Some LCD screens from old cell phones have gained popularity among electronic enthusiats. They are easy to interface with a microcontroller and consume very little power. Best of all they come free or at very little cost. One common problem with these screens is how to connect them to your project. They usually have very tiny contact connectors that are hard or sometimes even impossible to solder to. Here is a nice trick I learned by trial an error how to connect a Nokia LCD to your breadboard without soldering.

For this purpose you will need to search your junk box for a flex cable with the same pitch as your LCD connector. For my Nokia LCD this happens to be a 1mm pitch cable that I found in an old CD-ROM drive. Similar cables can be found in other computer equipment like printers, scanners, fax machines.

IMG_0427.JPG

Next steps are :

– carefully remove the blue plastic plates that are usually glued to each end of the cable.

– cut the flex cable along to the desired number of wires. My LCD connector has 9 pads so I cut the cable to 9 wires. Use a sharp knife or blade, if using scissors be careful not to damage any wire

– split one end of the cable and attach crimp terminals (female or male) that can be then inserted into a plastic housing, or insulated with shrink wrap tubing.

– finally place the other end of the flex cable on the cellphone PCB so that its wires align with the pads where the LCD connector used to be placed before. Once it's aligned well, use tape to fix the cable in place.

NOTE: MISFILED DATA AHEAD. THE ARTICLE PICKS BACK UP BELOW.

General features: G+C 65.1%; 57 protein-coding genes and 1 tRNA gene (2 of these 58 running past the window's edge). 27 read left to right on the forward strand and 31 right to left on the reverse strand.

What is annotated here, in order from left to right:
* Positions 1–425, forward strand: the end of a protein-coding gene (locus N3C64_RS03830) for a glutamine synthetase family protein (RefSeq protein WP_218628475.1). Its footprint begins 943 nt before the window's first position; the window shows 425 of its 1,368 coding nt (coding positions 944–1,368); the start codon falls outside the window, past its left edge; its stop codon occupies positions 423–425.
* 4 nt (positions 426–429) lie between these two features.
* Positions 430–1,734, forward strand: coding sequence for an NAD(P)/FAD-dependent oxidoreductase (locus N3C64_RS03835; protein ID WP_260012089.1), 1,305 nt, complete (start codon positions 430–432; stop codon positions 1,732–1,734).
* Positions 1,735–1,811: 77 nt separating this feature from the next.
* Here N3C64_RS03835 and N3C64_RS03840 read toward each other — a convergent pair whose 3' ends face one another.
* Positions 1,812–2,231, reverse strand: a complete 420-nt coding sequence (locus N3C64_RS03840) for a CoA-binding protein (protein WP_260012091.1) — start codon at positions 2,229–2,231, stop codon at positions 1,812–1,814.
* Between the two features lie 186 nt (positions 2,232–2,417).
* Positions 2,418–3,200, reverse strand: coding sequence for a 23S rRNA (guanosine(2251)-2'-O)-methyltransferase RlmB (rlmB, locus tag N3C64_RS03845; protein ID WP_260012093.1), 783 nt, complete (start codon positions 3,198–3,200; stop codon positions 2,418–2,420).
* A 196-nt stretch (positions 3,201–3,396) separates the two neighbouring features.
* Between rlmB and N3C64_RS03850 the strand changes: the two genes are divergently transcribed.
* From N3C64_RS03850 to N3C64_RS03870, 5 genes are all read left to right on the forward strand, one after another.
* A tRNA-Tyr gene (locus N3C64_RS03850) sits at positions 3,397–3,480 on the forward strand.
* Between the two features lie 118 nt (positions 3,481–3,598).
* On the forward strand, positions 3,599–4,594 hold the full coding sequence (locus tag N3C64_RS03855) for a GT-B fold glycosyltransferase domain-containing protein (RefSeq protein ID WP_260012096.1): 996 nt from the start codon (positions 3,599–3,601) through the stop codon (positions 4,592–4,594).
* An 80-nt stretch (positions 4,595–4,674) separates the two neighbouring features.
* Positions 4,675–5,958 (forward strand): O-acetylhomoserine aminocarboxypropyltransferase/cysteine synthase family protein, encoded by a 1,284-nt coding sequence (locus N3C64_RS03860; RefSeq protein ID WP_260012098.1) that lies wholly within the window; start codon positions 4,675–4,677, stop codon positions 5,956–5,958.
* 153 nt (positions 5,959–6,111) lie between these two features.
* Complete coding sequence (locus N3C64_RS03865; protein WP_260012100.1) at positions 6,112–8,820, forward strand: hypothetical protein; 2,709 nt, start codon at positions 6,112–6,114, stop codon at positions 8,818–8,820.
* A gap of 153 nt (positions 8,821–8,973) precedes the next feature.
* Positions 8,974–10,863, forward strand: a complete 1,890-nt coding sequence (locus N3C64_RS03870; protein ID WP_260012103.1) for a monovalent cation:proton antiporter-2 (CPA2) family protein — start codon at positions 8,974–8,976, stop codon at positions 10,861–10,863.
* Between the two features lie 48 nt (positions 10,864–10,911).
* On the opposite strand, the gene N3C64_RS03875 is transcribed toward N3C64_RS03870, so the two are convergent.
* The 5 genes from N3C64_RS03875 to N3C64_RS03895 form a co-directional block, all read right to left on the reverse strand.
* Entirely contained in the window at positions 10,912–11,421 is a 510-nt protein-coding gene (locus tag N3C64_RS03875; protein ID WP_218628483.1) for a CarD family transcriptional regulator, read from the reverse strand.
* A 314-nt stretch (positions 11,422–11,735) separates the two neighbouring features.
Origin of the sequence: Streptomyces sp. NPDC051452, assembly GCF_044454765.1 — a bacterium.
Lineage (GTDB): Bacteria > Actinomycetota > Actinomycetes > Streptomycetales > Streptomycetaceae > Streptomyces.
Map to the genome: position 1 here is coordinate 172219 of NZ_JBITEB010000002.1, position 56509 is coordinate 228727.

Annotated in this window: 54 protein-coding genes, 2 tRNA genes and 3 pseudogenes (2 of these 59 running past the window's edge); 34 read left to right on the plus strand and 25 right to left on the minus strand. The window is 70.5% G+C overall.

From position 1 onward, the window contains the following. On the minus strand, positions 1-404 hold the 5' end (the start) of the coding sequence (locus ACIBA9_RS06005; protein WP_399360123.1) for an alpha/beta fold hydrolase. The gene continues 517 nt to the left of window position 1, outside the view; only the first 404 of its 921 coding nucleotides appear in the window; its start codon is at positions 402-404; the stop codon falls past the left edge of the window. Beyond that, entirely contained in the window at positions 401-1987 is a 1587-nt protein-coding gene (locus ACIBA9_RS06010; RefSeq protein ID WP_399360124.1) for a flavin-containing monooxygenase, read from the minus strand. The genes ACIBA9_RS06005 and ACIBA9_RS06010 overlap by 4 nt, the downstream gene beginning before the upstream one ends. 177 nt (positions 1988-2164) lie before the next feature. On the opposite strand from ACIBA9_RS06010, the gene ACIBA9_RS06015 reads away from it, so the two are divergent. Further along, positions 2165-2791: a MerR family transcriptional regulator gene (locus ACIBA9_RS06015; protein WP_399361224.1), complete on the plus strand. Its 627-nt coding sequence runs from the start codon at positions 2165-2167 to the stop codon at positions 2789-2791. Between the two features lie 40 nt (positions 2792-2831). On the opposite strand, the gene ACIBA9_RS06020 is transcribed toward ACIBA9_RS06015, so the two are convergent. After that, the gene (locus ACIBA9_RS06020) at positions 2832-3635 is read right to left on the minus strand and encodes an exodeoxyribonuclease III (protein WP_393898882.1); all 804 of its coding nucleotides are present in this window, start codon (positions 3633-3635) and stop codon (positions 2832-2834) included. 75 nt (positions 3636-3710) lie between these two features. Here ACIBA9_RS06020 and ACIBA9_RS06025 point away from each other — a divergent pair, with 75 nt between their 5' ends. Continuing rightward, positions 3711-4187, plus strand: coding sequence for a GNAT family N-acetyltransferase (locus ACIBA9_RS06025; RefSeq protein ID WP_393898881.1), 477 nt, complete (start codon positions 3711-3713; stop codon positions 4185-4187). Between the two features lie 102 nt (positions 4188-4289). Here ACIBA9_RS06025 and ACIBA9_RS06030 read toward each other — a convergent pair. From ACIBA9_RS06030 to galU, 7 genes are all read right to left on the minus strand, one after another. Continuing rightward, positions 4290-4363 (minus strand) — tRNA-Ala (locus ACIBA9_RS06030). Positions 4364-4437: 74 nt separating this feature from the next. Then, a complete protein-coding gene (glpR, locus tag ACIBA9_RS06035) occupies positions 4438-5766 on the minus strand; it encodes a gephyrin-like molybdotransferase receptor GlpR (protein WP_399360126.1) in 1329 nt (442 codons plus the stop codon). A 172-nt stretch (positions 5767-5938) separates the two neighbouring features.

Here is the result after the above step:

IMG_0416.JPG

Finally snap back the LCD to the board. Your flex-flat wire should be "sandwiched" between the LCD screen and the PCB.

The final result is on the picture (middle item):

IMG_0415.JPG

As you can see I've done couple of connectors to different screens that I pulled from different old Nokia phones.

The connectors are actually done using different methods. The first one (to the left) was from a Nokia 3310 phone, and I soldered the wires directly to its pins – not very elegant but it was my first try. The one in the middle I described above and for the one to the right I etched a custom PCB from a thin copper clad to replace the flex wire. Notice that  I  left one cellphone PCB intact, for the other 2 items the PCB was trimmed. The PCB  can be cut easily using a pair of heavy duty aviator snips.

Below is the connector that was done using a custom etched pcb,  (I created it since I couldn't find a flex wire for this one, the flex wire is still my favorite). As you can see the mounting principle is the same:

IMG_0419.JPG

 

Please note that all my connectors have 8 pins at the other end and are compatible with the Nokia 3310 screens (other similar screens are 3315, 3330, 3350, 3390, 3410, 5510). They have the  following pinout:   1. VDD / 2. SCLK / 3.SI / 4. D/C / 5. CS / 6.GND / 7. Vout / 8. Reset

The screens that have 9 pins are from later phone models 5165,5170,5180,5180iP and they have 1 extra pin (Osc) that I connected to VDD and thus got a 8 pin connector at the other end.

I noticed that the 9 pin screens require a slightly higher contrast value, but  other than that they are compatible with the 3310 series screens.

Although this tutorial does not go into detail how to program these screens, now that you know an easy way how to physically connect these screens,  you can find lots of information on the web, including ready libraries for the AVR and PIC microcontrollers.

 

///starlino///